Escapism At Paris Hilton

Paris Hilton AP

Ever since I read that more people watched Paris Hilton's reality TV show than watched Diane Sawyer's interview with George Bush after the capture of Saddam Hussein, it has really bothered me. Part of the problem for me was I didn't know at the time who Paris Hilton was, but still, I thought, 'There has got to be some reason.' Maybe I thought in this age when political spin rules, we no longer expect our politicians to tell us much, so we just tune all of them out.

But then I reread one of William Manchester's books about Churchill, and then I decided the answer may go beyond that. Because Manchester said that World War I was the first historical event where reality outstripped imagination. What he meant was that the carnage was so horrible, no one could have imagined it, and afterward it produced such revulsion to war that Europe's people were plunged into denial that ran so deep they were unable to see there was something worse coming.

Churchill tried to warn them, but his people ignored him and instead they were transfixed by stories in the British press about the adventures of the vicar of Steedham, who had amazing success seducing waitresses, was found out, defrocked and began a new career taming lions, only to be eaten by one. It was all people could talk about.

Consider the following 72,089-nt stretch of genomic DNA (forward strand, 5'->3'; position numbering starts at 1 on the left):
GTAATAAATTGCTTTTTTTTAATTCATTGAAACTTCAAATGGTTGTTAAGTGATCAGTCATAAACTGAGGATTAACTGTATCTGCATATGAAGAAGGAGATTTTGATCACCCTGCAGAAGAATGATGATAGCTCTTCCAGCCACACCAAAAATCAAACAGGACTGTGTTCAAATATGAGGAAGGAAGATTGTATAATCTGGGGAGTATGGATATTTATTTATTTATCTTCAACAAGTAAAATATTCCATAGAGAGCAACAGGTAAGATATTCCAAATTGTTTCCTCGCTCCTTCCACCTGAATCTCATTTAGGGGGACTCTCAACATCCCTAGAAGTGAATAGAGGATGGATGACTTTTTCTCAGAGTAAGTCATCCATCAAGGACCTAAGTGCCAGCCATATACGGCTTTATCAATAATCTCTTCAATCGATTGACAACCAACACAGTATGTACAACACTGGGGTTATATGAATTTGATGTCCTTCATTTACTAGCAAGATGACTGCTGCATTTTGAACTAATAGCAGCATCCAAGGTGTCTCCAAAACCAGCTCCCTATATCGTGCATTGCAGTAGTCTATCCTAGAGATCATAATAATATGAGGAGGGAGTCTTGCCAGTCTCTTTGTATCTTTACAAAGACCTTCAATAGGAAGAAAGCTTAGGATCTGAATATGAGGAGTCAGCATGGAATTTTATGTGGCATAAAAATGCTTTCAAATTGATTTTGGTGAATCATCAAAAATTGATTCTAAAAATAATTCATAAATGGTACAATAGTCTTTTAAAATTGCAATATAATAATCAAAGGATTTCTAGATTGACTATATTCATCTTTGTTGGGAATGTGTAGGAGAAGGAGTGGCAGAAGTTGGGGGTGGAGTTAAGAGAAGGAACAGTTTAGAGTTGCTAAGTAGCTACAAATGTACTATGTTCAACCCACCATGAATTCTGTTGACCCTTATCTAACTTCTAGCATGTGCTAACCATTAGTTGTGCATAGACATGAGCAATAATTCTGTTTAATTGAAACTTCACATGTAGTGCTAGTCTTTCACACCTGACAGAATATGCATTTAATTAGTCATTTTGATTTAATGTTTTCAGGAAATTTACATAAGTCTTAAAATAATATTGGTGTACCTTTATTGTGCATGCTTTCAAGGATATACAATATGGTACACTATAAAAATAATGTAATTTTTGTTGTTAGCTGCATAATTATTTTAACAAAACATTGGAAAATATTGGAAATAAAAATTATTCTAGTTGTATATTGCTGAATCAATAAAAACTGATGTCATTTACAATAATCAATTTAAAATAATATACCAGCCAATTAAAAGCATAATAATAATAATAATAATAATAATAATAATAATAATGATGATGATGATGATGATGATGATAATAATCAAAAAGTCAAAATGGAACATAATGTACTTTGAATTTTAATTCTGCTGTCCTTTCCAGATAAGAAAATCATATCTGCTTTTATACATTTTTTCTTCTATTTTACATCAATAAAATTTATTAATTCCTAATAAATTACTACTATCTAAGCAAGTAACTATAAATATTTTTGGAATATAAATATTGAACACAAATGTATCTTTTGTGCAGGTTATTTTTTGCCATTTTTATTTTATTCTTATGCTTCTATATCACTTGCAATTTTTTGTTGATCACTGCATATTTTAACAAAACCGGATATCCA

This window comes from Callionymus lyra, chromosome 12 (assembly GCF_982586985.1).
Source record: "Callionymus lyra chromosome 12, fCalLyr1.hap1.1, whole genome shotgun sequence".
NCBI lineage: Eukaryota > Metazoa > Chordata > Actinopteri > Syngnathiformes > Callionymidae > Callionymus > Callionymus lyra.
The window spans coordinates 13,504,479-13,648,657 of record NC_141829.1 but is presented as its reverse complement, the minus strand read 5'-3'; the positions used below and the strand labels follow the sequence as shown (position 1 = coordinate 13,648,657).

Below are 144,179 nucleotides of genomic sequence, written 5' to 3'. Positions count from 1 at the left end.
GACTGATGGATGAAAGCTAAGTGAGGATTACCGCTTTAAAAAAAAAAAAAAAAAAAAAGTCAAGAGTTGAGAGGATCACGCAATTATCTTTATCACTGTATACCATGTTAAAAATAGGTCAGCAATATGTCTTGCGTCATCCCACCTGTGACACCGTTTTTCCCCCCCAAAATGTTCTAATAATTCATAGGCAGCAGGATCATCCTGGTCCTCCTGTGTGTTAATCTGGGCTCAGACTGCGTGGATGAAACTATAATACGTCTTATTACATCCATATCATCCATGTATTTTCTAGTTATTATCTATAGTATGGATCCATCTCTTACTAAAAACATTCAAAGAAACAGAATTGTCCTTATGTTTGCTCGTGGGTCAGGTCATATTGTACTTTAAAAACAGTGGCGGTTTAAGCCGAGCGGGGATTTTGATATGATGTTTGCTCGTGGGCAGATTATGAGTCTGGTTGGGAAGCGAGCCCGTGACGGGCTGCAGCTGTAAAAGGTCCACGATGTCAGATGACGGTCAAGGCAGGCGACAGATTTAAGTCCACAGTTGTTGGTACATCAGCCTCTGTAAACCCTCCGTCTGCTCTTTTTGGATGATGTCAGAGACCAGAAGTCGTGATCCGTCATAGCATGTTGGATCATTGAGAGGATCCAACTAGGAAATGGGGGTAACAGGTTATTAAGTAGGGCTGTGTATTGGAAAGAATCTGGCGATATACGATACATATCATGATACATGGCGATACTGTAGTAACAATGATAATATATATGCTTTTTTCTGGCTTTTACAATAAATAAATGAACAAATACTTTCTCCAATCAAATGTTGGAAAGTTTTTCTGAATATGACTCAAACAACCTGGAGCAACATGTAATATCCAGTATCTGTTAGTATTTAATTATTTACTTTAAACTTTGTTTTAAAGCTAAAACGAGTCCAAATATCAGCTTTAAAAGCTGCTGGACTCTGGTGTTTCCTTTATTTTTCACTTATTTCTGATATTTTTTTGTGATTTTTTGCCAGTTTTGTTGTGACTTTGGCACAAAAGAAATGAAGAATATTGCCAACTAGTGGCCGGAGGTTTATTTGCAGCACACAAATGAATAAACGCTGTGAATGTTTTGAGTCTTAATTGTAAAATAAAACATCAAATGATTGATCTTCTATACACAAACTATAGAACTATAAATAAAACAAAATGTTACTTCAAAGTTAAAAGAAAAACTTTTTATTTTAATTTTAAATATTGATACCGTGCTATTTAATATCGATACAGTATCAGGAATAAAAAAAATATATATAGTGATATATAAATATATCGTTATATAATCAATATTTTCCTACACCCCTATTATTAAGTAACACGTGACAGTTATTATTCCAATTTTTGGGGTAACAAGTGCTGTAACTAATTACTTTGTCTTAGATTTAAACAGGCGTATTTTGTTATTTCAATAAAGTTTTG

Has Paris Hilton become our vicar of Steedham? Was the horror of 9/11 so beyond our imagination that we've tried to escape into the unreality and vulgarity of reality television, rather than coming to grips with the fact that there is far worse ahead if we do not eradicate terrorism? Terrorism is not reality television. It is reality, the reality we have a choice to face or avoid as we begin another year.


By Bob Schieffer
  • Bootie Cosgrove-Mather

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